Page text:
The birthing suite FILLED with people, all of whom took the time to introduce themselves to me and check if I had any questions about their specific role in the procedure. I was wheeled off to the operating room, with Doc C closely behind once he'd been robed in scrubs. A screen was put up in front of my face, so I couldn't see what was going on (which I was grateful for), I felt very cold and shivery, so one of the nurses wrapped my arms and head up in warmed blankets.
At this point I'd had an epidural, and so my memory of events goes a little hazy. I do remember my legs feeling like they had pins-and-needles and having to fight really hard against the urge to try and move them to get rid of that feeling, Once I was uniformly numb from the chest down the surgery began, and whilst it certainly didn't hurt I was aware of something going on. After a while my doctor told me to expect a tugging feeling, and the next thing I saw was my baby daughter being held in my line of sight above the screen.
Doc went with Eva when she was measured and weighed, and I could see what was going on with her via a TV monitor to my left. I remember someone making her wave to the camera, which made me chuckle even whilst I could smell my incisions being cauterised (I HATE that smell, who doesn't?) Once I was all sutured back together, we were wheeled off to the Recovery Room and at first I was reluctant to hold Evalyn because my arms were violently shivering and I was scared I would drop her. She started really crying though, so I asked if she could be un-swaddled and put on my chest to get some direct skin contact and she stopped crying almost as soon as we did that.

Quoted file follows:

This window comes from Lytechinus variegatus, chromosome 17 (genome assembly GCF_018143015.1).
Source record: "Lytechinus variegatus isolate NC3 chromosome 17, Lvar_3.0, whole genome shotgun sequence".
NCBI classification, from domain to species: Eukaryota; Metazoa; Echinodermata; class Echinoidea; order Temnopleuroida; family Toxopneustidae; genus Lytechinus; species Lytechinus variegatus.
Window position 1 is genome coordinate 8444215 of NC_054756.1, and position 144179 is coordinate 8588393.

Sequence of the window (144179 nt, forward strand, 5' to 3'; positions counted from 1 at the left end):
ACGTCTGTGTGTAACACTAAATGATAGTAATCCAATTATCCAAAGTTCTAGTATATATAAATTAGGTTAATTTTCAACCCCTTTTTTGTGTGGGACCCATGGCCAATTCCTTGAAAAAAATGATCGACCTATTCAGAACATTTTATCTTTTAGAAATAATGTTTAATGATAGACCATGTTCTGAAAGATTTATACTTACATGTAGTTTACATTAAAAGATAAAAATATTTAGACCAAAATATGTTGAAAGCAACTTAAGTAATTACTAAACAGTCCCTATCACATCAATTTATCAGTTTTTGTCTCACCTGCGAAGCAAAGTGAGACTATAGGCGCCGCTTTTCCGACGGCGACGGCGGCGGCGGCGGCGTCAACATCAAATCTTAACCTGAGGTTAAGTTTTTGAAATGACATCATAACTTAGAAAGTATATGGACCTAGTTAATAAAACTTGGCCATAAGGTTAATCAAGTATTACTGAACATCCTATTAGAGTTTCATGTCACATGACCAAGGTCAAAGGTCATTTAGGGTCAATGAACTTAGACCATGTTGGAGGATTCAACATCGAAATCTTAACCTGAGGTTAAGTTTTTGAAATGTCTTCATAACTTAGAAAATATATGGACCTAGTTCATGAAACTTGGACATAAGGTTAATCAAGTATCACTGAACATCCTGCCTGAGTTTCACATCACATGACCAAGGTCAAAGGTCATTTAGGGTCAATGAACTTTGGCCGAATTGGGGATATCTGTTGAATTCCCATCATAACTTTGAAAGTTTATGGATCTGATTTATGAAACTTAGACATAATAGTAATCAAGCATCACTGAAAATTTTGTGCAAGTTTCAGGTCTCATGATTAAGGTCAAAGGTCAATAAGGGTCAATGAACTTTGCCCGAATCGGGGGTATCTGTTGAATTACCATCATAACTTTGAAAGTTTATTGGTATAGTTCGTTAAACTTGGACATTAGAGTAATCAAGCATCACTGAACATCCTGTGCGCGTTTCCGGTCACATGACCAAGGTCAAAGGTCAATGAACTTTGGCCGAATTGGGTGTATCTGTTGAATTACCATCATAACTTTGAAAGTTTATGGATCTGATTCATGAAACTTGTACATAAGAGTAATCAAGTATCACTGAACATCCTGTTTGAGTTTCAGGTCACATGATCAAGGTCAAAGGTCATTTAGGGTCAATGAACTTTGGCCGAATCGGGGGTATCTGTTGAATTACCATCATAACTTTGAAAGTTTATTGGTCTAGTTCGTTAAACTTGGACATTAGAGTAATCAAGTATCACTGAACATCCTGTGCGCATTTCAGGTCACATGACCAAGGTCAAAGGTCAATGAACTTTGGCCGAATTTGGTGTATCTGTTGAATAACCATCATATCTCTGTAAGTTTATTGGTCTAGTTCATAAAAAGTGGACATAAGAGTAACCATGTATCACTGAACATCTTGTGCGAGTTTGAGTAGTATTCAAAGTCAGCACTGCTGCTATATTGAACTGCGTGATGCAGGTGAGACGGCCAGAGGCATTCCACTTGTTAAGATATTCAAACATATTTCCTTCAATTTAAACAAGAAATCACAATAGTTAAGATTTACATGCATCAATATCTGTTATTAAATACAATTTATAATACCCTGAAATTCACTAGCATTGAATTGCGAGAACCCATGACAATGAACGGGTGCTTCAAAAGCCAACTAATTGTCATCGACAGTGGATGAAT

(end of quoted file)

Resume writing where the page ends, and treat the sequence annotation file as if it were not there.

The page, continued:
I don't remember at what point I was told that actually some of my placenta had started to detach whilst Eva was still in the womb, and that there had been some internal bleeding. Evalyn had actually swallowed quite a bit of blood, and at first when she vomited she was producing this nasty black puke, which was pretty scary looking. It's very odd when your baby pukes, and it is cause for a small celebration, but when Eva threw up this morning and it was yellow I knew that the nasty stuff was finally out of her system and that she had managed to ingest some of my colostrum whilst I was (pretty ineptly) breast feeding her.
It was 7:30 in the morning when Evalyn was born, and I spent the next 12 hours drifting in and out of drug induced sleep and nausea. The worst part was that I could not stop being sick (which is no fun after you've just had what amounts to major abdominal surgery), and it wasn't until about 4:30 we found an anti-nausea medication that worked for me - and promptly knocked me out for another couple of hours.